Why Do Firms Train? Theory and Evidence
This paper offers and tests a theory of training whereby workers do not pay for general training they receive.
To our knowledge, this item is not available for
download. To find whether it is available, there are three
1. Check below under "Related research" whether another version of this item is available online.
2. Check on the provider's web page whether it is in fact available.
3. Perform a search for a similarly titled item that would be available.
|Date of creation:||1996|
|Contact details of provider:|| Postal: MASSACHUSETTS INSTITUTE OF TECHNOLOGY (MIT), DEPARTMENT OF ECONOMICS, 50 MEMORIAL DRIVE CAMBRIDGE MASSACHUSETTS 02142 USA|
Phone: (617) 253-3361
Fax: (617) 253-1330
Web page: http://econ-www.mit.edu/
More information through EDIRC
|Order Information:|| Postal: MASSACHUSETTS INSTITUTE OF TECHNOLOGY (MIT), DEPARTMENT OF ECONOMICS, 50 MEMORIAL DRIVE CAMBRIDGE MASSACHUSETTS 02142 USA|
Please report citation or reference errors to , or , if you are the registered author of the cited work, log in to your RePEc Author Service profile, click on "citations" and make appropriate adjustments.:
- Dietmar Harhoff & Thomas J. Kane, 1993. "Financing Apprenticeship Training: Evidence from Germany," NBER Working Papers 4557, National Bureau of Economic Research, Inc.
- Entorf, Horst & Gollac, Michel & Kramarz, Francis, 1999.
"New Technologies, Wages, and Worker Selection,"
Journal of Labor Economics,
University of Chicago Press, vol. 17(3), pages 464-491, July.
- H, Entorf & Michel Gollac & Francis Kramarz, 1997. "New Technologies, Wages and Worker Selection," Working Papers 97-25, Centre de Recherche en Economie et Statistique.
- Entorf, Horst & Gollac, Michel & Kramarz, Francis, 1997. "New Technologies, Wages and Worker Selection," CEPR Discussion Papers 1761, C.E.P.R. Discussion Papers.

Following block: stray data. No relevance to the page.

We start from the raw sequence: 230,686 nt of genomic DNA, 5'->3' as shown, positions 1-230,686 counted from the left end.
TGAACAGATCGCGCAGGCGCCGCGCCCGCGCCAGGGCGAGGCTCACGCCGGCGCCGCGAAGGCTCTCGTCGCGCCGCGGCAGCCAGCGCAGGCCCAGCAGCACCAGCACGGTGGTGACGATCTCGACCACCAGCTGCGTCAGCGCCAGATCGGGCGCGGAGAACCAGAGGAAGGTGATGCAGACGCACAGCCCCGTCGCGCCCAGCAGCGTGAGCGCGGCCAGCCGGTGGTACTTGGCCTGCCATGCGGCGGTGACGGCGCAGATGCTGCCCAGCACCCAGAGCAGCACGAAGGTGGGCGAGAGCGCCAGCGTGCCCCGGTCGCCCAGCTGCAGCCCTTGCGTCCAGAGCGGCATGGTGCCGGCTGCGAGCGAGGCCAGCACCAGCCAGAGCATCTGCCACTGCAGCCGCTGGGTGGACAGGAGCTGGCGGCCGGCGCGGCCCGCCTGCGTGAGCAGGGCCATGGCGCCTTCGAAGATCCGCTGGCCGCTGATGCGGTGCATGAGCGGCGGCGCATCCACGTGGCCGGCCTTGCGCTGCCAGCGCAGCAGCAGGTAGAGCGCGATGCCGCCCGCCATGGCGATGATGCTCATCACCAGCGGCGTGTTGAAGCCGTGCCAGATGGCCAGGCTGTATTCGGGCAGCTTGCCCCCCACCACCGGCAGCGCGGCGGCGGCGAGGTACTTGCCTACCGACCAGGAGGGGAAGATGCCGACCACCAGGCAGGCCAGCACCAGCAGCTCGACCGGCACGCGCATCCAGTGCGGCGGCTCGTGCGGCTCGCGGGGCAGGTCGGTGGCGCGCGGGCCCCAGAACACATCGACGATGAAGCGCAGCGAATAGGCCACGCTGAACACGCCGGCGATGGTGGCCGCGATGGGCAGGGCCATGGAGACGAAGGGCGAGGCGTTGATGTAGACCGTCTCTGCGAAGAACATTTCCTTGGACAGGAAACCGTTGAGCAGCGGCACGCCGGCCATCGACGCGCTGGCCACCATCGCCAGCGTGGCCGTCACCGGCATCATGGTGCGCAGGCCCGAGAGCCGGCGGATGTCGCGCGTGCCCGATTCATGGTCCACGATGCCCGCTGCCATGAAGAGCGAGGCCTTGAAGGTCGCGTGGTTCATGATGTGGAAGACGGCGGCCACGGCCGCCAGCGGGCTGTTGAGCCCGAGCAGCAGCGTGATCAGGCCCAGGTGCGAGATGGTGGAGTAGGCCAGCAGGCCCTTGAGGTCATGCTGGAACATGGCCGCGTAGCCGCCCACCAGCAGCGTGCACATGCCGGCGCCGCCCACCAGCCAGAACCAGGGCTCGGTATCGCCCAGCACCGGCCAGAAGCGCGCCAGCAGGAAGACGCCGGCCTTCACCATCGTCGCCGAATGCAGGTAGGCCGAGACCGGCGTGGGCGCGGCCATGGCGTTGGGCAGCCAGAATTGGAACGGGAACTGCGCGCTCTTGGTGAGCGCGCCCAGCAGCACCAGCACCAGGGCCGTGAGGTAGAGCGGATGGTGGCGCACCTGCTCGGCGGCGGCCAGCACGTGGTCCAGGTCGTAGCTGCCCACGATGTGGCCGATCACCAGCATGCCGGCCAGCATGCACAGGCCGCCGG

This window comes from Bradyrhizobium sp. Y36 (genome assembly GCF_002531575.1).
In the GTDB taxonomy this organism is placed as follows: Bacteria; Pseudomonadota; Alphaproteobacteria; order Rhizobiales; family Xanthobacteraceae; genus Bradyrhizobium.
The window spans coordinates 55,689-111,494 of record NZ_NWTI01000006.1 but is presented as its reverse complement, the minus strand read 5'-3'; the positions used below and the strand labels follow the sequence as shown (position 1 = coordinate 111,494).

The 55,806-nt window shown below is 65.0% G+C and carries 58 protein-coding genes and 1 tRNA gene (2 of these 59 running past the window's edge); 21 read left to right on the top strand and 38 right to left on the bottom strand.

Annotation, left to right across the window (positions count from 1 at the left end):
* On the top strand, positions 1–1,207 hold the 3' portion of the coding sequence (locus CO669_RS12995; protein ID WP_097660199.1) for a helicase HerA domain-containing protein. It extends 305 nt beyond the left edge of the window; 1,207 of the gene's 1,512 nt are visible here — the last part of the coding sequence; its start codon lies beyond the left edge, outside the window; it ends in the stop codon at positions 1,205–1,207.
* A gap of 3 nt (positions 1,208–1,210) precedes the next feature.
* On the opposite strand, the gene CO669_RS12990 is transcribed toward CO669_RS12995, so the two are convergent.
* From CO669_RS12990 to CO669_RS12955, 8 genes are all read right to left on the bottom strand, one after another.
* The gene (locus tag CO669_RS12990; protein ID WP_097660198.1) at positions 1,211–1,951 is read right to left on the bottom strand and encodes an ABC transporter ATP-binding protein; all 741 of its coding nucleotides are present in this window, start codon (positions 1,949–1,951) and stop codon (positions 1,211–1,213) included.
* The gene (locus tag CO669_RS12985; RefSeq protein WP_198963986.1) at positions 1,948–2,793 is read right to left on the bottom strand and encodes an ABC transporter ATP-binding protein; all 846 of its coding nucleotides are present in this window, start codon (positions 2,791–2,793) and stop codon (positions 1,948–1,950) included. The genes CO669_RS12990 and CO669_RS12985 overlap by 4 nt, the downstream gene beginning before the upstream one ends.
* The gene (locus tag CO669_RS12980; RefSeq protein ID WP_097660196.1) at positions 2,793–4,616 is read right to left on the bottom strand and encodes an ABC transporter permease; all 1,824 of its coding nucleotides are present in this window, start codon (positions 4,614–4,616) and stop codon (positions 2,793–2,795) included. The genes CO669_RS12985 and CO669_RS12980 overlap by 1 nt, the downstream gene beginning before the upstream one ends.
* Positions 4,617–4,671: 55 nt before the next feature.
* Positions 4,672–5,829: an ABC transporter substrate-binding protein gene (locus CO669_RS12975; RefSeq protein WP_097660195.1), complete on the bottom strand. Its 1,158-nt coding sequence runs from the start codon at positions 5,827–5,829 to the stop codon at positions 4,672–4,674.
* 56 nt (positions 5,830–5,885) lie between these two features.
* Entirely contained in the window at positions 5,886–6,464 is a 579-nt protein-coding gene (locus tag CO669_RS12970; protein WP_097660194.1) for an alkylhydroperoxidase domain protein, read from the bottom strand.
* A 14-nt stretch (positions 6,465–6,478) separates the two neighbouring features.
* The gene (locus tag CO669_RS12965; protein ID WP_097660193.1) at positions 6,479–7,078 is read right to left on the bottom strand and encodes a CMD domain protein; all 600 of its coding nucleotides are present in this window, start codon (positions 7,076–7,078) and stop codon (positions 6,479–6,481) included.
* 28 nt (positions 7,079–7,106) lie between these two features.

- Gibbons, Robert & Katz, Lawrence F, 1991. "Layoffs and Lemons," Journal of Labor Economics, University of Chicago Press, vol. 9(4), pages 351-380, October.
- Robert Gibbons & Lawrence Katz, 1989. "Layoffs and Lemons," NBER Working Papers 2968, National Bureau of Economic Research, Inc.
- Robert Gibbons & Lawrence F. Katz, 1989. "Layoffs and Lemons," Working Papers 629, Princeton University, Department of Economics, Industrial Relations Section..
- Gibbons, R. & Katz, L.F., 1989. "Layoffs And Lemons," Working papers 531, Massachusetts Institute of Technology (MIT), Department of Economics.
- Gibbons, Robert & Katz, Lawrence F., 1991. "Layoffs and Lemons," Scholarly Articles 3442782, Harvard University Department of Economics.
- Katharine G. Abraham & Susan N. Houseman, 1993. "Job Security in America: Lessons from Germany," Books from Upjohn Press, W.E. Upjohn Institute for Employment Research, number kagsnh1993.
- Imbens, Guido & van der Klaauw, Wilbert, 1995. "Evaluating the Cost of Conscription in The Netherlands," Journal of Business & Economic Statistics, American Statistical Association, vol. 13(2), pages 207-215, April.
- Imbens, G. & Van Der Klaauw, W., 1993. "Evaluating the Cost of Conscription in the Netherlands," Working Papers 93-24, C.V. Starr Center for Applied Economics, New York University.